'American Horror Story: Cult' Cuts Mass Shooting Scene In Wake of Las Vegas Massacre
By Desiree Murphy
The latest episode of American Horror Story: Cult has been heavily edited following the deadly mass shooting that occurred in Las Vegas last weekend.
FX revealed in a statement on Monday that they were making substantial changes to a massacre scene that was originally supposed to take place at the beginning of episode six.
"In light of the tragedy last week in Las Vegas, [creator] Ryan Murphy and the producers of American Horror Story: Cult have chosen to make substantial edits to the opening scene of tomorrow night’s episode," the statement said. "This opening, which was filmed two months ago and which portrays an occurrence of gun violence that has sadly become all too common in our country, contains a sequence that some viewers might find traumatic."
ET got a sneak peek look at the scene that has since been cut, and "traumatic" is an accurate description. It showed Evan Peters' character, Kai Anderson, giving a speech at a campaign rally, when someone pulls out a gun and opens fire, killing and injuring a number of people in attendance. While it appears Ally Mayfair-Richards (Sarah Paulson) is responsible for the massacre, it's revealed at the end of the episode that it was actually a different character who pulls the trigger.
Those who tune into AHS: Cult Tuesday at 10 p.m. ET/PT on FX will see the new, edited version of episode six, but the network revealed the original, unedited version of the episode "will be available on the VOD platform of your cable, satellite or telco provider, as well as on the FX Networks non-linear platforms, FXNOW and FX+."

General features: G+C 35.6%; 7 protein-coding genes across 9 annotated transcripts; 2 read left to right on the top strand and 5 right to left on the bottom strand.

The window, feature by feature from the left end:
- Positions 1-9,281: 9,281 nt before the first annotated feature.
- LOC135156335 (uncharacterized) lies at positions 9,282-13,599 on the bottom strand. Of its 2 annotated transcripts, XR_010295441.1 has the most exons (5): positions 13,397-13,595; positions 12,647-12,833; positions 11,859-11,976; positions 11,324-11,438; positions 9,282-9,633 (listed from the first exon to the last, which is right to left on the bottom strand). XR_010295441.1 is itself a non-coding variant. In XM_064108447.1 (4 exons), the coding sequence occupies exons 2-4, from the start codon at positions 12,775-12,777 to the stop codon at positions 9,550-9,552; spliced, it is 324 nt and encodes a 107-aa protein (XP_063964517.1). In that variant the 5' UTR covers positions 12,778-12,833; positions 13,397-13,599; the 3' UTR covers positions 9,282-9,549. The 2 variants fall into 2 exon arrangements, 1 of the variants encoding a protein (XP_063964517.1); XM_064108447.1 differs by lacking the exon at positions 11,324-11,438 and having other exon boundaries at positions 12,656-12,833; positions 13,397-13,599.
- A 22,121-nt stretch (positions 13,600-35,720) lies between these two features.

According to The Hollywood Reporter, Murphy spoke during a New Yorker Festival discussion over the weekend, where he opened up about his decision to make the scene less graphic.
"Nobody ever talks about victims' rights," he explained. "That's sort of a weird emotional discussion that's never bridged. But I felt great sympathy for people who were affected, certainly, and family members and loved ones and people who are upset about the way the world is. Should you air it? Should you not air it? How do you be sensitive?"
"My point of view was I believe I have the right to air it, but I also believe in victims' rights, and I believe that now is probably not the week to have something explosive or incendiary in the culture because someone who was affected might watch that and it could trigger something or make them feel upset," he added. "So our decision was to re-edit it and I felt that that was the right move."
As previously reported, a gunman opened fire from the 32nd floor of the Mandalay Bay Resort as country music star Jason Aldean was performing to a crowd at the Route 91 Harvest Music Festival. The shooting left 58 dead and over 500 injured.